How to Reduce Paperwork, Save Time and Save Lives

Posted by Sarah Hope


In the 1980's we had filing cabinets full of paper. Guidance documents from regulators had to be ordered by post, and were kept on the shelves of safety managers for reference. Paper inspection records were completed on a clip board with a pen, and stored in large archive boxes.

While we never quite achieved the promised paperless office, in the 2020's we’ve reduced our reliance on printed paper.

Guidance from multiple countries can be searched for and downloaded. Regulations can be viewed online. Our inspections can be completed on a tablet using Forms or Excel to collate data. Word documents are saved in a shared area for everyone to access, and accident reports can be made via email, and summarised in a spreadsheet.

But have we really made that much progress with this transition from paperwork to electronic storage? Storing files on the cloud or an Intranet might have reduced the paperwork on our shelves. But the problems of finding the right document, controlling who can access it, and transferring information from one document to another still result in many of the inefficiencies we had when we relied on filing cabinets and archive boxes.

The most common way to control access to old-style paperwork was inside locked storage. This made it difficult to have different levels of control – someone either had access to the whole cabinet, or none of it. The expensive alternative was to have dedicated support staff who could review requests for information, and provide it as appropriate. But moving to online storage of our ‘paperwork’ has created a headache for data security. We’ve seen individual risk assessments (for example for pregnant workers) stored in the same folder as risk assessment templates, meaning that anyone looking for a template might come across personal medical details they shouldn’t see.

We’ve seen contractors given access to information they need to create RAMS inadvertently being given access to bid details of their competitors. The proliferation of copies of documents sent via email and saved in multiple places leads to version control issues, where no one is sure which is the current version of a procedure or assessment.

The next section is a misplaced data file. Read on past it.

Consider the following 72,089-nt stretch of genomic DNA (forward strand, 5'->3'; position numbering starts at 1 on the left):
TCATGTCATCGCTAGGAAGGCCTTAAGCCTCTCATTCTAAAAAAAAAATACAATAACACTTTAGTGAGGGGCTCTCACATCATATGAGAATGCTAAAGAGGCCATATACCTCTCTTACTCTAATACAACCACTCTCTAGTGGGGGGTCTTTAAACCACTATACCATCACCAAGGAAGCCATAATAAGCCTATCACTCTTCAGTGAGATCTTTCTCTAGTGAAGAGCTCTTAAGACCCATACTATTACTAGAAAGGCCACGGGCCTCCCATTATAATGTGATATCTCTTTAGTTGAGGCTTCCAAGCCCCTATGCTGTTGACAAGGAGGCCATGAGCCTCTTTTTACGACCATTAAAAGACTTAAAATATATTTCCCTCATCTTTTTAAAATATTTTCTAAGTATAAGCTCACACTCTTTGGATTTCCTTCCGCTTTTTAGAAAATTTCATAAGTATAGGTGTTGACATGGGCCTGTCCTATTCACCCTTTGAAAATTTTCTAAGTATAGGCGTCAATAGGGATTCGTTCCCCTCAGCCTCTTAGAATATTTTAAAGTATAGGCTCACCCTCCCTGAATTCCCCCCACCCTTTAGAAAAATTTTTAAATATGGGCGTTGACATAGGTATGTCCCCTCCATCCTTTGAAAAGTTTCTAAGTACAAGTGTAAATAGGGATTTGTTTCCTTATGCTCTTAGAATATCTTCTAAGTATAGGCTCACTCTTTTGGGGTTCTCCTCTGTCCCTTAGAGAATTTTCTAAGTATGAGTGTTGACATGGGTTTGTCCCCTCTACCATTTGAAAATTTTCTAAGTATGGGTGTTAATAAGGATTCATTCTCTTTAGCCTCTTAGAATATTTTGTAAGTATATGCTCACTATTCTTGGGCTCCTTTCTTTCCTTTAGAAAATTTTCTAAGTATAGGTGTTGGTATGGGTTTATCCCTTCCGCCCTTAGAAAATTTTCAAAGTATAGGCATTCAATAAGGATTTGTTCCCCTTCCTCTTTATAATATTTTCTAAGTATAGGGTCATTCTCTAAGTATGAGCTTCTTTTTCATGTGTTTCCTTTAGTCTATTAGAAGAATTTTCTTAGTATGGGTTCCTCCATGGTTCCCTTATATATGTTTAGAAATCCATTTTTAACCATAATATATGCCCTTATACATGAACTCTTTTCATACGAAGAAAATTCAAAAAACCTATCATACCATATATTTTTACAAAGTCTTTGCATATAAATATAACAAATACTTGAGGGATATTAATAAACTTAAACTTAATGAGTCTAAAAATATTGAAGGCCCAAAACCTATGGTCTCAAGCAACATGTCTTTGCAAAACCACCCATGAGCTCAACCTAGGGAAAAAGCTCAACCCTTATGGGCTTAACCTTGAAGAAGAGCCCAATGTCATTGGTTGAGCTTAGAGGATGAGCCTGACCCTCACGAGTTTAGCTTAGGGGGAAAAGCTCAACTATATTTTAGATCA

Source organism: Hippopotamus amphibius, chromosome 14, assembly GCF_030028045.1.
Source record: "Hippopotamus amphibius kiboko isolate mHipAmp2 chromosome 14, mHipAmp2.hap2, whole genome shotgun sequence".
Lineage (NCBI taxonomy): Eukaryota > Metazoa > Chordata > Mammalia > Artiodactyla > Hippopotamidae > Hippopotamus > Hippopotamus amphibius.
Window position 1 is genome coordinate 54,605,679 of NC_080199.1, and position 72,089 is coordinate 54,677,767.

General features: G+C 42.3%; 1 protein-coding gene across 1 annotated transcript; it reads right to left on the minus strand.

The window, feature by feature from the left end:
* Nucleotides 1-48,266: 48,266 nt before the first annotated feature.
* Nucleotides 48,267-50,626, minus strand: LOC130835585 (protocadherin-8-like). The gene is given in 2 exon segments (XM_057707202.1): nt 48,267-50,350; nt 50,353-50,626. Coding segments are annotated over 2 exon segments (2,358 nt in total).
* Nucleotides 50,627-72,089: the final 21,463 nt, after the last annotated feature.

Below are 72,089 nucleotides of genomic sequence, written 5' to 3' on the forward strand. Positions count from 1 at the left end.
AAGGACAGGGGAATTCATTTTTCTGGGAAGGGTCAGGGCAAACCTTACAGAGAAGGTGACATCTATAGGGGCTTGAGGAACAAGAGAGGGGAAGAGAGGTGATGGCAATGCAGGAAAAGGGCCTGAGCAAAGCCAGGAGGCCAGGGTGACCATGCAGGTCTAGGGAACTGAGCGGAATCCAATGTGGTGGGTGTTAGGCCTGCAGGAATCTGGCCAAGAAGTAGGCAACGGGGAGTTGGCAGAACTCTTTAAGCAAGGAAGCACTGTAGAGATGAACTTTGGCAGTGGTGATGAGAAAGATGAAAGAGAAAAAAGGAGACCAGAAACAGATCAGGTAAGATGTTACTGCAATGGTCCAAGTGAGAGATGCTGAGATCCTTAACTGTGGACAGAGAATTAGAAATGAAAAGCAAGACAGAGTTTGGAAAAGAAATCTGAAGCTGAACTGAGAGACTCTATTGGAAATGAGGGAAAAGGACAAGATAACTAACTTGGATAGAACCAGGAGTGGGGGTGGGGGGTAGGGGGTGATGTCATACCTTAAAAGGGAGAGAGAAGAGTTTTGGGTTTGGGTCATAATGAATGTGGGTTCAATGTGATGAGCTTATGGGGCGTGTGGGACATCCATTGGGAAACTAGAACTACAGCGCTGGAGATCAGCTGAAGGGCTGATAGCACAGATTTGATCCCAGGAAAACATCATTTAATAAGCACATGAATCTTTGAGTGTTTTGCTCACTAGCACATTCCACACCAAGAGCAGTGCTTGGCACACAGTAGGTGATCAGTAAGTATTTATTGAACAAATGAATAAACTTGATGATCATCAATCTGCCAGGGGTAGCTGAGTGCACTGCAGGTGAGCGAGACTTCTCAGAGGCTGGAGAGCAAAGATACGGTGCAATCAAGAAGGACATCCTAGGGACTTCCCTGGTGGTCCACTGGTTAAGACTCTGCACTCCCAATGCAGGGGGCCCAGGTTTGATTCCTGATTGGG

In storing paper documents, someone had to decide on a system for storing and retrieval. If risk assessments were stored in time order, it would be easy to check quickly which were the oldest and therefore might need to be updated, but more difficult to find the assessment for a given location or task when reviewing an incident. If contractor information was stored in alphabetical order it would be quick to find a contractor by name, but might require more searching to identify which contractor carried out a specific job six months ago.

Storing documents online allows more flexibility with searching, but that does rely on people following agreed conventions for filenames and storage. Too often, each department has its own system, or individuals are left to create their own. A single typo in a filename or a fumble when dragging and dropping a file into a folder can result in a document that’s almost impossible to find. If you’ve ever been frustrated by the time it can take to find stored information, you’ll know this to be true.

Being able to search the whole of the web for guidance on a topic provides us with more information that we ever had before. As well as legislation and guidance from the regulator, we can find industry best practice, ISO and national standards, case studies, templates, articles, law reports and so on. How do we know when enough is enough? How do we know which of the advice is right when it’s contradictory? Perhaps working life was simpler when we only had one dog-eared copy of a code of practice to follow to decide on how to plan work at height.

So what’s the answer to these problems? Moving our paper documents online wasn’t the solution. The information in those documents needs to be structured and organised in a way that allows us to control access, to save time and to know that we are doing everything we need to do to keep people safe. We need to know quickly when there are gaps. We need to be able to take action rapidly to fill those gaps to protect people.

Mango QHSE can provide that structured environment for your health, safety and environmental system. When new information is created it is automatically saved in the right place – no more time wasted looking for a file. When a user selects a template for a risk assessment they will always get the most recent version, and the end result will be protected according to criteria defined when the system is configured.

When an accident, incident or hazard is reported, it will be instantly available to the people who need to take action. When an audit is due, a risk assessment needs to be reviewed or workers retrained, Mango will send reminders to the right people to get the job done. And because Mango provides tools to create links between standards, regulations and guidance and your working documents, you’ll know when you’ve done everything reasonable to be compliant and to protect people.


Mango Illustration

Although we might have moved from storing documents in filing cabinets, we have replicated some of the paperwork problems – and added some more – in how we store electronic documents. Now is the time to look at how to use an up-to-date system to improve access control, to save time – and to save lives. Discover more about how Mango support this journey at Health & Safety Software for ISO 45001

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Tags: Management System, QHSE Compliance System, Compliance Management, ISO 45001